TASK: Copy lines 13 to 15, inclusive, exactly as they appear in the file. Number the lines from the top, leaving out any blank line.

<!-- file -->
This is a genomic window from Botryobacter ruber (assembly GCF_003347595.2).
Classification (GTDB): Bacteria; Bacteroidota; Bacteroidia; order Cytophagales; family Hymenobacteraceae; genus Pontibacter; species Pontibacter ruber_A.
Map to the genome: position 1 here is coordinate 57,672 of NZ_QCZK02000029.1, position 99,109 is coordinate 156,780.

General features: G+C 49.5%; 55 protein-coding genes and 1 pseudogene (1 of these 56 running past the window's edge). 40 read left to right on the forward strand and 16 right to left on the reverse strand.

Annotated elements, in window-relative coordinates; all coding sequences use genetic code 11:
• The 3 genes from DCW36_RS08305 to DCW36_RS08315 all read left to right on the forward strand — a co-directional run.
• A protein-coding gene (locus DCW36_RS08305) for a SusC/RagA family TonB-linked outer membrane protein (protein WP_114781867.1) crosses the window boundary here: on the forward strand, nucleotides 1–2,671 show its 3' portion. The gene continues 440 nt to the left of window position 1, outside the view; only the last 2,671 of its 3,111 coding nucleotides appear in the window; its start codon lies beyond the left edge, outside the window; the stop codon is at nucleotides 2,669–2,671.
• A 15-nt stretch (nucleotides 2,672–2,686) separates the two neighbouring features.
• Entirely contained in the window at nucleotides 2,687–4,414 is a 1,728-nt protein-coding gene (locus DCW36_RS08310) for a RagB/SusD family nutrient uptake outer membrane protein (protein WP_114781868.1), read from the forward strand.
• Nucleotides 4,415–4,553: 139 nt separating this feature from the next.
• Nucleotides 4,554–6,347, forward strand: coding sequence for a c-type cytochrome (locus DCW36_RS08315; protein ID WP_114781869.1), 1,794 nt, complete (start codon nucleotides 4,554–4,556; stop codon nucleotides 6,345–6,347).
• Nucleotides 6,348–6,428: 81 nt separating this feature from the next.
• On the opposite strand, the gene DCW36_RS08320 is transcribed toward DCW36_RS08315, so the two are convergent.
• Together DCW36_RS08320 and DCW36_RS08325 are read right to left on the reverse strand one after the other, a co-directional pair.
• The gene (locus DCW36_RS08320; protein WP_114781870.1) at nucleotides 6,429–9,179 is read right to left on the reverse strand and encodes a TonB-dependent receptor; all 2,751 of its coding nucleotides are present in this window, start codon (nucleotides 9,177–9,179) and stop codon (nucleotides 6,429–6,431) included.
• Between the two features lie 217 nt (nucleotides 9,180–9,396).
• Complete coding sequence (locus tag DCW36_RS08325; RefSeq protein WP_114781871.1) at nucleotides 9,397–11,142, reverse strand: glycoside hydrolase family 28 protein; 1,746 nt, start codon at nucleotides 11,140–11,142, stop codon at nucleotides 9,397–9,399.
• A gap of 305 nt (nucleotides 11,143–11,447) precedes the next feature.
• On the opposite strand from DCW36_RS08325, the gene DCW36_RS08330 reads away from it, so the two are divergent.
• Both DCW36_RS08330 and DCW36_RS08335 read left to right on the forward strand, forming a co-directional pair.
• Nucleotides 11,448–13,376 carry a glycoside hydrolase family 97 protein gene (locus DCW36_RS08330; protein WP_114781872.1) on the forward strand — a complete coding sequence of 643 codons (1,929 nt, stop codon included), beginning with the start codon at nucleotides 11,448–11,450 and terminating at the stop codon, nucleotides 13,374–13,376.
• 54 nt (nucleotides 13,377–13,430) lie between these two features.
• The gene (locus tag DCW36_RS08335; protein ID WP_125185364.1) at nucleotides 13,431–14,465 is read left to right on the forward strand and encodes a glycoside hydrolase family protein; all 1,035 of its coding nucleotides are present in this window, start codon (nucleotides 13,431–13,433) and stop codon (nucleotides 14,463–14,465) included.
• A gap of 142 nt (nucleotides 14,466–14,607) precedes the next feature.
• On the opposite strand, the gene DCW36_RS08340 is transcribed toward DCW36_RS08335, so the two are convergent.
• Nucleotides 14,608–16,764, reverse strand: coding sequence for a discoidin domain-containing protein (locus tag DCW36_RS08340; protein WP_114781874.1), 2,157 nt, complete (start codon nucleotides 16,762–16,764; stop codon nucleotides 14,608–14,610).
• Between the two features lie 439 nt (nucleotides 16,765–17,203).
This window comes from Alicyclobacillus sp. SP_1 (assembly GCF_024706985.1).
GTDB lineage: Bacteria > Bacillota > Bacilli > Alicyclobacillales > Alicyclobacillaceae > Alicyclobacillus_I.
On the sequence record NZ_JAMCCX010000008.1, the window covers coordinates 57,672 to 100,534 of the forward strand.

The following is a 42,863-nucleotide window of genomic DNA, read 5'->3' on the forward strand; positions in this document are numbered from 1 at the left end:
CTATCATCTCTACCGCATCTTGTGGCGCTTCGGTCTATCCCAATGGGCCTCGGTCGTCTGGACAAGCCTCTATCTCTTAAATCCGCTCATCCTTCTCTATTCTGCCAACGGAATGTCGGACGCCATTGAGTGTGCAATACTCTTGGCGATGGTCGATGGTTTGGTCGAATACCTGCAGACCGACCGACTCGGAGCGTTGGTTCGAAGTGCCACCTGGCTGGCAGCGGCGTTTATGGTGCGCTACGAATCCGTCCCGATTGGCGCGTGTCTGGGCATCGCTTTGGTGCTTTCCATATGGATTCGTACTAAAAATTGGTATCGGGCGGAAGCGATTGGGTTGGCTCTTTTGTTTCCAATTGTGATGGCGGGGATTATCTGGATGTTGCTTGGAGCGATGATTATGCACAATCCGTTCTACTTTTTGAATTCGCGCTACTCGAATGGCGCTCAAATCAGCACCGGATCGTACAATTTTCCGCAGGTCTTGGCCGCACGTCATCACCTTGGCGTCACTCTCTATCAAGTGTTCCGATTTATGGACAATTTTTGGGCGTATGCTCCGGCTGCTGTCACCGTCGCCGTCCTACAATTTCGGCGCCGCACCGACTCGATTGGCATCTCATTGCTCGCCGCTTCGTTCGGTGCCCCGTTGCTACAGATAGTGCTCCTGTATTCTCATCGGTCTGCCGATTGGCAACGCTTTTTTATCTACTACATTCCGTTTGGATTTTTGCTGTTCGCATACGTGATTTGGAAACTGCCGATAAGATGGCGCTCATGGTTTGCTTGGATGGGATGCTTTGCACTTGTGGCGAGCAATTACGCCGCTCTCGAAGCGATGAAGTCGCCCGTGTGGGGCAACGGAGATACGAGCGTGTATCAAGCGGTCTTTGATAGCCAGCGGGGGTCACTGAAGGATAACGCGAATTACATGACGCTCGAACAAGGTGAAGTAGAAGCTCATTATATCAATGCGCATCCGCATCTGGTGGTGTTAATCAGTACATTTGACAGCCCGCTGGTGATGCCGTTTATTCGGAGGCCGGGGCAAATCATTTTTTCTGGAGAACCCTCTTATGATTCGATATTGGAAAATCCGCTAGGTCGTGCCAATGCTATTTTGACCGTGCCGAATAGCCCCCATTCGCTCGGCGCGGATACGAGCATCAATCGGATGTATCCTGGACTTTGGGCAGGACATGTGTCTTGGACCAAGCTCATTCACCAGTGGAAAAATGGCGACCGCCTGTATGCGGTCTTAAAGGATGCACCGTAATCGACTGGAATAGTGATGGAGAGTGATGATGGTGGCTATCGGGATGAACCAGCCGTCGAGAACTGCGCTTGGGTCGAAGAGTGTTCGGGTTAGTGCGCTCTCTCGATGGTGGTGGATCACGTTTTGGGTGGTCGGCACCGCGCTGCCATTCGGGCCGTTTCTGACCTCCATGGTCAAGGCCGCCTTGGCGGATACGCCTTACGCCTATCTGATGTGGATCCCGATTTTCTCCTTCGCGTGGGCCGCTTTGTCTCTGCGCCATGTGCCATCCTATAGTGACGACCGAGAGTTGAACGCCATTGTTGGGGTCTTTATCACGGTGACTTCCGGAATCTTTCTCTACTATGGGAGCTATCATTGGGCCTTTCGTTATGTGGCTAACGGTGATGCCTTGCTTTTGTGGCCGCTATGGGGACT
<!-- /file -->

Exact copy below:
• On the opposite strand, the gene DCW36_RS08320 is transcribed toward DCW36_RS08315, so the two are convergent.
• Together DCW36_RS08320 and DCW36_RS08325 are read right to left on the reverse strand one after the other, a co-directional pair.
• The gene (locus DCW36_RS08320; protein WP_114781870.1) at nucleotides 6,429–9,179 is read right to left on the reverse strand and encodes a TonB-dependent receptor; all 2,751 of its coding nucleotides are present in this window, start codon (nucleotides 9,177–9,179) and stop codon (nucleotides 6,429–6,431) included.